Coachbuilt Porsches are a rarity, given that the German manufacturer has almost always built its car bodies in-house. However, that didn’t stop French coachbuilder Heuliez from producing the 1970 Murène concept, based on a Porsche 914/6.
These days, Brissonneau & Lotz builds industrial crane parts. Still, in the late sixties, the French company operated as an automotive coachbuilder and had what would turn out to be two of the 20th Century’s most successful transport designers on its payroll.
One was Paul Bracq, who subsequently became head of design at BMW and sired the legendary BMW Turbo concept of 1972. The other was Jacques Cooper, who not only collaborated with Bracq to create the first TGV turbotrain during their time together at B&L but also penned a new shell for the VW-Porsche 914/6 during his stint there.
As many will know, the 914/6 was a collaboration intended to equip Volkswagen with a flagship sports car and Porsche with an entry-level model to slot in beneath the 911. Although thousands were ultimately sold, the 914 venture wasn’t without its problems: the death of VW Chairman Heinrich Nordhoff led to complications in the union of the two manufacturers, while the abrupt styling caused opinions to diverge. Enter Jacques Cooper, who sought to resolve the latter by penning a sleek alternative body on behalf of his employers.
On seeing Cooper’s sketches, B&L management kick-started the project by acquiring a donor car furnished with the more desirable six-cylinder Porsche engine. However, the resolute Frenchman took his design to Henry Heuliez, whose company had made a name for itself outfitting commercial vehicles and the occasional Citroën motor car. But soon after settling down to work, Cooper’s pet project ground to a halt due to financial difficulties at B&L’s parent company Chausson – hence his take on the 914 seemed doomed before it had even turned a wheel.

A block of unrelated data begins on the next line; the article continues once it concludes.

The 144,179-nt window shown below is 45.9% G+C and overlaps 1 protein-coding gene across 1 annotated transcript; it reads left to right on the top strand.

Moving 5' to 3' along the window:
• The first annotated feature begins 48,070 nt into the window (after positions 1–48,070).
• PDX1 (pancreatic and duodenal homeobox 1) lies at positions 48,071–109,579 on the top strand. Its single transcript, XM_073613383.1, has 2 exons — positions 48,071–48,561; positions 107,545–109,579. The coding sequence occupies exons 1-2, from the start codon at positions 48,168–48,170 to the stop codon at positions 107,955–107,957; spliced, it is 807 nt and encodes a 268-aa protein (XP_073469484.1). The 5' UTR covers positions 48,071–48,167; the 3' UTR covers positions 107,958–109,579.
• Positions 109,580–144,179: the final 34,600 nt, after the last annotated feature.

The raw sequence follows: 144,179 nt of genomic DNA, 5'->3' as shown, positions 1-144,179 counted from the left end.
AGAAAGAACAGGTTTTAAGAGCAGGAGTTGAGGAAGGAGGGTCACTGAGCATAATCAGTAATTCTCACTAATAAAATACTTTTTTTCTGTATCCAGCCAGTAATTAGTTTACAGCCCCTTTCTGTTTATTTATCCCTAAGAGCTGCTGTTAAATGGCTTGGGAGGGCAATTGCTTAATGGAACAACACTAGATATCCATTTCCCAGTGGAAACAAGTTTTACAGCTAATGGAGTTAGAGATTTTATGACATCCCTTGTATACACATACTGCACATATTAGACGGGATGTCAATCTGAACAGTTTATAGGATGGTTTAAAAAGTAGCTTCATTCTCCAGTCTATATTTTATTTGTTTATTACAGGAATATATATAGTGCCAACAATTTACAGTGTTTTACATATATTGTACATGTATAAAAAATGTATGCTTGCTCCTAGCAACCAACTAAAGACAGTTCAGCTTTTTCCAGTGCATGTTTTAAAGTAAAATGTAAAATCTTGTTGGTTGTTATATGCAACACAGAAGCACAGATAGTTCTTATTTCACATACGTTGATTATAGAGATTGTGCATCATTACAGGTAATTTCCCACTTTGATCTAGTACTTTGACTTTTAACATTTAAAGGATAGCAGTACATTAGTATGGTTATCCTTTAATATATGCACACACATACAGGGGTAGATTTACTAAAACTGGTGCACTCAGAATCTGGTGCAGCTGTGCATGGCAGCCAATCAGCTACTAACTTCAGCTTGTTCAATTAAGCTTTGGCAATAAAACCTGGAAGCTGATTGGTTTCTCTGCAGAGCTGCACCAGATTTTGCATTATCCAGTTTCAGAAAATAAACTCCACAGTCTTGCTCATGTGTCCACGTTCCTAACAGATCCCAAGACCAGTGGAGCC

Cooper was given the go-ahead by his employers to co-operate with the Heuliez research department to complete the project. Since much of the design work had been completed, Cooper’s proposal proved enticing for Heuliez – it offered widespread exposure to the automotive giants it sought to provide services to, but at a minimal cost. It debuted at the 1970 Paris Motor Show, flaunting two-tone beige paintwork and the ‘Murène’ sobriquet – French for a particular eel species.
Porsche might have overlooked the Murène, but it fulfilled its intended purpose – Heuliez subsequently gained traction in the automotive sector, plugging niche markets with small-series vehicles. And while it didn’t spawn a limited series production run, the Murène certainly offered a captivating alternative to the familiar original produced by the German carmaker.
Source: Joe Breeze - www.classicdriver.com
Images: Mario Buonocunto Concept Cars Page; Andre LE ROUX Site; Archives Heuliez via bowlsby.net